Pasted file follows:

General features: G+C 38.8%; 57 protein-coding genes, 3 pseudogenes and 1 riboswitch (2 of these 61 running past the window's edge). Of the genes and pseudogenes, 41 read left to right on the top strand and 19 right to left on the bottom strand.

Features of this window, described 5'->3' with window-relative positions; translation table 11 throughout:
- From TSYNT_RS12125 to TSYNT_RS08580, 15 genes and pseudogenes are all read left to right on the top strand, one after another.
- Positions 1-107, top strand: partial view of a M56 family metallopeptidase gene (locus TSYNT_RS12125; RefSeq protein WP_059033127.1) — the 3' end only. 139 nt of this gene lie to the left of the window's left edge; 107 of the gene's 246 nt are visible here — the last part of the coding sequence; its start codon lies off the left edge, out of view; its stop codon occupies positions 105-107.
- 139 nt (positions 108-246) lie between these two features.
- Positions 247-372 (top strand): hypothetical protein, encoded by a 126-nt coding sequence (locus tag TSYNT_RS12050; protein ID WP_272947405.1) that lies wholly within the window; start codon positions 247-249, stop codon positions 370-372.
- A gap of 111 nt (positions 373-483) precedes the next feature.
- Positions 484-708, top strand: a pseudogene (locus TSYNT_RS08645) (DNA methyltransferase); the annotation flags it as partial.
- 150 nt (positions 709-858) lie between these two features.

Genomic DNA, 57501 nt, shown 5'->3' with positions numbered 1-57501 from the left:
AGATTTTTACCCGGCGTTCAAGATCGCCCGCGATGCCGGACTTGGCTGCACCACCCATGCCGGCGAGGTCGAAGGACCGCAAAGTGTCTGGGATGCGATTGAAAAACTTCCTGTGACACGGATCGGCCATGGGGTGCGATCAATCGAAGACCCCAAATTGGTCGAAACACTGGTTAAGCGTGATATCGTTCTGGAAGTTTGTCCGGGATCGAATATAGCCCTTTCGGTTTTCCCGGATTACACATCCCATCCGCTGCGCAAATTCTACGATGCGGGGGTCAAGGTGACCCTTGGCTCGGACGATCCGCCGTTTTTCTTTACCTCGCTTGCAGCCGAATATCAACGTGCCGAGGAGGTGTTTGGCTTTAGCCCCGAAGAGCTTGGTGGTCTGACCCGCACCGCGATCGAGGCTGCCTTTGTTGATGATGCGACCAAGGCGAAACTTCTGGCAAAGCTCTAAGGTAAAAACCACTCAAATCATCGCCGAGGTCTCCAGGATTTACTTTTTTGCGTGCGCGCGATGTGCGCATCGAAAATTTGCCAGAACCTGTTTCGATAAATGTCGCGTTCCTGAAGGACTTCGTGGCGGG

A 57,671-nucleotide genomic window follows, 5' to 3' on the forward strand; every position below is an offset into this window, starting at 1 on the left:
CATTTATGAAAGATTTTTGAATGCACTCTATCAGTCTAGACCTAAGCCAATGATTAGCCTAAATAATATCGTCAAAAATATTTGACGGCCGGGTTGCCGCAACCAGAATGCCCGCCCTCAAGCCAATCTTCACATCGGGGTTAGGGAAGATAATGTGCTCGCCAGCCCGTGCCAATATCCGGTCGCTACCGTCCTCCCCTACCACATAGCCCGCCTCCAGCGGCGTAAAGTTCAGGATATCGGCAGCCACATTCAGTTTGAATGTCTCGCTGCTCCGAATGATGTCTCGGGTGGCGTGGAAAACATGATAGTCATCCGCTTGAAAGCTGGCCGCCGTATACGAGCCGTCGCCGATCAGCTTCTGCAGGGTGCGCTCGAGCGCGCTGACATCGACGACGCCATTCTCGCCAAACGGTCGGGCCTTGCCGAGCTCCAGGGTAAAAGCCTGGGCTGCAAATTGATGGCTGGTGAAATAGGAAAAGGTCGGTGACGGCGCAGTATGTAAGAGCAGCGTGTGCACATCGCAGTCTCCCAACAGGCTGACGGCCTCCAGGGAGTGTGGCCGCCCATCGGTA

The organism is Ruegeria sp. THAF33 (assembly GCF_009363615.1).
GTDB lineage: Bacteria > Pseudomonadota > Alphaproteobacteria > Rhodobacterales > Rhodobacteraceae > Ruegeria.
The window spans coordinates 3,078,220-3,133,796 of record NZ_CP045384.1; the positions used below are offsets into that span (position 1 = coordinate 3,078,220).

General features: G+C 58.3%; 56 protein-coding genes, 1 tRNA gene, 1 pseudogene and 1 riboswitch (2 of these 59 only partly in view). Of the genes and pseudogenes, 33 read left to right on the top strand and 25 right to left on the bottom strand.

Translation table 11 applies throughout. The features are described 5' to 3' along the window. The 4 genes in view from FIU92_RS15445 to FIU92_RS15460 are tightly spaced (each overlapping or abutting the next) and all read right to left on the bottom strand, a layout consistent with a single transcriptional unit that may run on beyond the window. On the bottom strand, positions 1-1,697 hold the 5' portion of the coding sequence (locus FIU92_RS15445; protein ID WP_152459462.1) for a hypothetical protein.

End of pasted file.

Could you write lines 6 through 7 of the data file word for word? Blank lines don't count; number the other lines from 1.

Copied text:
- Positions 247-372 (top strand): hypothetical protein, encoded by a 126-nt coding sequence (locus tag TSYNT_RS12050; protein ID WP_272947405.1) that lies wholly within the window; start codon positions 247-249, stop codon positions 370-372.
- A gap of 111 nt (positions 373-483) precedes the next feature.